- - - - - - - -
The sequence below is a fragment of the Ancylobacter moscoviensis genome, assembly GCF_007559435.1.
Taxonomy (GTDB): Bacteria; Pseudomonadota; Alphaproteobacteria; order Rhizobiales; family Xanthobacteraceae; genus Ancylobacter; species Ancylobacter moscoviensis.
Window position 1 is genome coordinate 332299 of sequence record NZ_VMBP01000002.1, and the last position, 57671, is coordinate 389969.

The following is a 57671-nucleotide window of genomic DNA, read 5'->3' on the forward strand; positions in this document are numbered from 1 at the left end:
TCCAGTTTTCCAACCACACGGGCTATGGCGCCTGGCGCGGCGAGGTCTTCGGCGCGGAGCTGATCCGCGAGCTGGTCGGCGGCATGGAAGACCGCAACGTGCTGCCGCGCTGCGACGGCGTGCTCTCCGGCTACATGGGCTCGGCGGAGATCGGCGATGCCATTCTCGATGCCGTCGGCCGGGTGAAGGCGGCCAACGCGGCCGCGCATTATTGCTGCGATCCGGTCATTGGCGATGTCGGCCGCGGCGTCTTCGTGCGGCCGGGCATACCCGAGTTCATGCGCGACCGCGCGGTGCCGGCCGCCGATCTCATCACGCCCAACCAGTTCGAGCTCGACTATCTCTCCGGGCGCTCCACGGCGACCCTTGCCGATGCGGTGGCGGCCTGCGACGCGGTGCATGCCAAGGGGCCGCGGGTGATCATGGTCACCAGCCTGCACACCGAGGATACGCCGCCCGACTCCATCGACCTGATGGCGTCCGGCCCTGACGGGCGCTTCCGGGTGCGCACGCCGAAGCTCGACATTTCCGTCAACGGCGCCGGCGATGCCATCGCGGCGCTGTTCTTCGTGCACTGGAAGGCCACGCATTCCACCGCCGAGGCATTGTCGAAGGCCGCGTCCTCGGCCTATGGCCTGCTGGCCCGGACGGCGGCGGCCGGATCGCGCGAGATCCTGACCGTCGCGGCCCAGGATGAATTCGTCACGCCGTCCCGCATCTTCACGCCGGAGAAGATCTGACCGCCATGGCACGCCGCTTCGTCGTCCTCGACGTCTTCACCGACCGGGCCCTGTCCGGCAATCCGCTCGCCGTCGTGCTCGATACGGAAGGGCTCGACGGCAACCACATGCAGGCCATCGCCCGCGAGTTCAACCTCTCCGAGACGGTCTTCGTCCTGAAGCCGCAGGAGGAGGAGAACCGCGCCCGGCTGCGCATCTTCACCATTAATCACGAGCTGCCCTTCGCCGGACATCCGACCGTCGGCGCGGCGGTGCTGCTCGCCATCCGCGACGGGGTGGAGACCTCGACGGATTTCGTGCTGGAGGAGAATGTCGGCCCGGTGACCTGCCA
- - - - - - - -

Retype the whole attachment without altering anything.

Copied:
The sequence below is a fragment of the Ancylobacter moscoviensis genome, assembly GCF_007559435.1.
Taxonomy (GTDB): Bacteria; Pseudomonadota; Alphaproteobacteria; order Rhizobiales; family Xanthobacteraceae; genus Ancylobacter; species Ancylobacter moscoviensis.
Window position 1 is genome coordinate 332299 of sequence record NZ_VMBP01000002.1, and the last position, 57671, is coordinate 389969.

The following is a 57671-nucleotide window of genomic DNA, read 5'->3' on the forward strand; positions in this document are numbered from 1 at the left end:
TCCAGTTTTCCAACCACACGGGCTATGGCGCCTGGCGCGGCGAGGTCTTCGGCGCGGAGCTGATCCGCGAGCTGGTCGGCGGCATGGAAGACCGCAACGTGCTGCCGCGCTGCGACGGCGTGCTCTCCGGCTACATGGGCTCGGCGGAGATCGGCGATGCCATTCTCGATGCCGTCGGCCGGGTGAAGGCGGCCAACGCGGCCGCGCATTATTGCTGCGATCCGGTCATTGGCGATGTCGGCCGCGGCGTCTTCGTGCGGCCGGGCATACCCGAGTTCATGCGCGACCGCGCGGTGCCGGCCGCCGATCTCATCACGCCCAACCAGTTCGAGCTCGACTATCTCTCCGGGCGCTCCACGGCGACCCTTGCCGATGCGGTGGCGGCCTGCGACGCGGTGCATGCCAAGGGGCCGCGGGTGATCATGGTCACCAGCCTGCACACCGAGGATACGCCGCCCGACTCCATCGACCTGATGGCGTCCGGCCCTGACGGGCGCTTCCGGGTGCGCACGCCGAAGCTCGACATTTCCGTCAACGGCGCCGGCGATGCCATCGCGGCGCTGTTCTTCGTGCACTGGAAGGCCACGCATTCCACCGCCGAGGCATTGTCGAAGGCCGCGTCCTCGGCCTATGGCCTGCTGGCCCGGACGGCGGCGGCCGGATCGCGCGAGATCCTGACCGTCGCGGCCCAGGATGAATTCGTCACGCCGTCCCGCATCTTCACGCCGGAGAAGATCTGACCGCCATGGCACGCCGCTTCGTCGTCCTCGACGTCTTCACCGACCGGGCCCTGTCCGGCAATCCGCTCGCCGTCGTGCTCGATACGGAAGGGCTCGACGGCAACCACATGCAGGCCATCGCCCGCGAGTTCAACCTCTCCGAGACGGTCTTCGTCCTGAAGCCGCAGGAGGAGGAGAACCGCGCCCGGCTGCGCATCTTCACCATTAATCACGAGCTGCCCTTCGCCGGACATCCGACCGTCGGCGCGGCGGTGCTGCTCGCCATCCGCGACGGGGTGGAGACCTCGACGGATTTCGTGCTGGAGGAGAATGTCGGCCCGGTGACCTGCCA